Regulatory Dysfunction inhibits the Development and Application of Transgenic Livestock for Use in Agriculture

  • James D. MurrayEmail author
  • Elizabeth A. Maga


Since the production of the first transgenic livestock, the technology for producing the animals and controlling transgene expression has matured. Initially, the lack of knowledge about promoter, enhancer, and coding regions of genes of interest greatly hampered efforts to create transgenes that would express appropriately in livestock and be useful to industry. There have been many developments in the technology to create transgenic animals, including somatic cell nuclear transfer-based cloning and gene editing. In the 31 years since the first report of transgenic livestock, a number of potentially useful animals, including cattle, goats, pigs, and sheep, have been made. However, there still are no genetically engineered animal-based food products on the market. There has been a failure of the regulatory processes to effectively move forward across the world, with many countries adopting process-based regulations, rather than product-based, and some countries having no regulatory framework at all. Additionally, there is a perception among some consumers that transgenic technology is potentially harmful in spite of a large, and growing, body of evidence to the contrary. Estimates suggest the world will need to approximately double our current food production by 2050, including animal-based foods; that is, we will have to produce an amount of food each year equal to that consumed by mankind over the past 500 years. The practical benefits of transgenic animals in agriculture have not yet reached consumers, and in the absence of predictable, science-based regulatory programs, it is unlikely that the benefits will be realized in the short to medium term.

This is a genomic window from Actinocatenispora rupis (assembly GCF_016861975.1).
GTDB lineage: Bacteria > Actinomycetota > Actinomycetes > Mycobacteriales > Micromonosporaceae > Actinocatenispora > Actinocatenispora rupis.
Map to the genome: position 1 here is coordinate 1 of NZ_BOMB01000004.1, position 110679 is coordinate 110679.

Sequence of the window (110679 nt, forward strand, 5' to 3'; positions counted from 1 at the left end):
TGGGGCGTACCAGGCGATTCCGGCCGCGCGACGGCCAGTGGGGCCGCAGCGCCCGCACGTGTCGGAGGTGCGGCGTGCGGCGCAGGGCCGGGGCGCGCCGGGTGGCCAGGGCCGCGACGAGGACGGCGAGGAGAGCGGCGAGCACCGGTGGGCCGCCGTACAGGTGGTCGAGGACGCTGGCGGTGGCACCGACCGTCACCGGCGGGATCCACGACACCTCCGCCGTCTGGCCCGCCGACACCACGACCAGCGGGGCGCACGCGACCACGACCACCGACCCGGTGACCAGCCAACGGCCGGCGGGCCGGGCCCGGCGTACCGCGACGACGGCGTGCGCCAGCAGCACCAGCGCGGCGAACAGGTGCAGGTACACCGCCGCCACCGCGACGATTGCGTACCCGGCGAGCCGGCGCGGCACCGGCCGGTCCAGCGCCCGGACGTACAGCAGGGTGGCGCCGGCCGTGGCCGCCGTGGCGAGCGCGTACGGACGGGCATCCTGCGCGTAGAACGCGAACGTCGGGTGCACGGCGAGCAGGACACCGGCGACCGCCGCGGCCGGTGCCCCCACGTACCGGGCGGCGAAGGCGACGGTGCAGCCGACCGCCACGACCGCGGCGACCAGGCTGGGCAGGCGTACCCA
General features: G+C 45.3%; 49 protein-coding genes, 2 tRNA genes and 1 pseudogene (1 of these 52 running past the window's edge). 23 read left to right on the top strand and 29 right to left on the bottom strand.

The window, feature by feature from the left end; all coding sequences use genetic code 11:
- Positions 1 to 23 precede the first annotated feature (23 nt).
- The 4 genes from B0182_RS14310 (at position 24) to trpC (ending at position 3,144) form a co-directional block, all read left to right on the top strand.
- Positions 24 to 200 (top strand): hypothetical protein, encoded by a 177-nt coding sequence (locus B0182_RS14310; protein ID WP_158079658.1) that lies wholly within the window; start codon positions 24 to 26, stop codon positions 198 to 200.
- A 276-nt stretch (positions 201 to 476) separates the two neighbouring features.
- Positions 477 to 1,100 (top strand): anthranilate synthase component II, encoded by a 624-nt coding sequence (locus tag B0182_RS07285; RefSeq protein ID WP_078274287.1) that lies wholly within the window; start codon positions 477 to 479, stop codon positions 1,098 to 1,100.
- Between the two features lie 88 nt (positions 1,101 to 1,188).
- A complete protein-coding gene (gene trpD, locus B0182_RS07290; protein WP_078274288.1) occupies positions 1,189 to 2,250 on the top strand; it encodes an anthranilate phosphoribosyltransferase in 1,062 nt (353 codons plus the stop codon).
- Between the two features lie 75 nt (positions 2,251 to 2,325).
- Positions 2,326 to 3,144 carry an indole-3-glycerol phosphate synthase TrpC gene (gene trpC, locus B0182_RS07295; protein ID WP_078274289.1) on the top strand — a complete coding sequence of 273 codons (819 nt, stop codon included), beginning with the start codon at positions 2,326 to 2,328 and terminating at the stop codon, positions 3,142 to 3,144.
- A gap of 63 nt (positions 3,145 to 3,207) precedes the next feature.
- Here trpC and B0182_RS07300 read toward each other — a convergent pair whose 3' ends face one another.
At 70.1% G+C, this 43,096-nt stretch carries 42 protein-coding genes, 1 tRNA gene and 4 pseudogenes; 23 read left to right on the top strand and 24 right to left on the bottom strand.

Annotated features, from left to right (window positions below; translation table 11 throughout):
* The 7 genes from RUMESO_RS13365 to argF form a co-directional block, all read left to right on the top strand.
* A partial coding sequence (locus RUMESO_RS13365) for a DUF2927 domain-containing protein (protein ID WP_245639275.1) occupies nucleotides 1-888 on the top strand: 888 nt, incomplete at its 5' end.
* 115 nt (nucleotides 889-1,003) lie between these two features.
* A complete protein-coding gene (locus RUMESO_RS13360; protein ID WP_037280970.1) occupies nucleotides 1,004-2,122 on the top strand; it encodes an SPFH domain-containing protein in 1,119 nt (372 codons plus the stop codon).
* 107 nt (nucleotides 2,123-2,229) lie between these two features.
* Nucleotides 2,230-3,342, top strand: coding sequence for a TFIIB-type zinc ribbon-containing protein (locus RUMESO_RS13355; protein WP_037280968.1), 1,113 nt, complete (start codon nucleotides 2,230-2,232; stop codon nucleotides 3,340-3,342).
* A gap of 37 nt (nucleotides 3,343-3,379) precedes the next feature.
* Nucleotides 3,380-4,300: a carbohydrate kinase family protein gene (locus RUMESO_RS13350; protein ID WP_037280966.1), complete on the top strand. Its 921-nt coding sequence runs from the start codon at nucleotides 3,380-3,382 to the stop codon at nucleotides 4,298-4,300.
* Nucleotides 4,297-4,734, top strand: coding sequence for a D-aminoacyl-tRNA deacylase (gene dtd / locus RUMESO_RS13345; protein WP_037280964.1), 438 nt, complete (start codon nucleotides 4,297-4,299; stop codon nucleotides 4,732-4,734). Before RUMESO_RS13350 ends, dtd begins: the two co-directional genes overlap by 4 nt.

Transgenic livestock Agriculture Regulation Regulatory dysfunction Genetic engineering, GE Transgenic pigs Transgenic cattle Transgenic goats 


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© Springer International Publishing AG, part of Springer Nature 2018

Authors and Affiliations

  1. 1.Department of Animal ScienceUniversity of CaliforniaDavisUSA
  2. 2.Department of Population Health and ReproductionUniversity of CaliforniaDavisUSA

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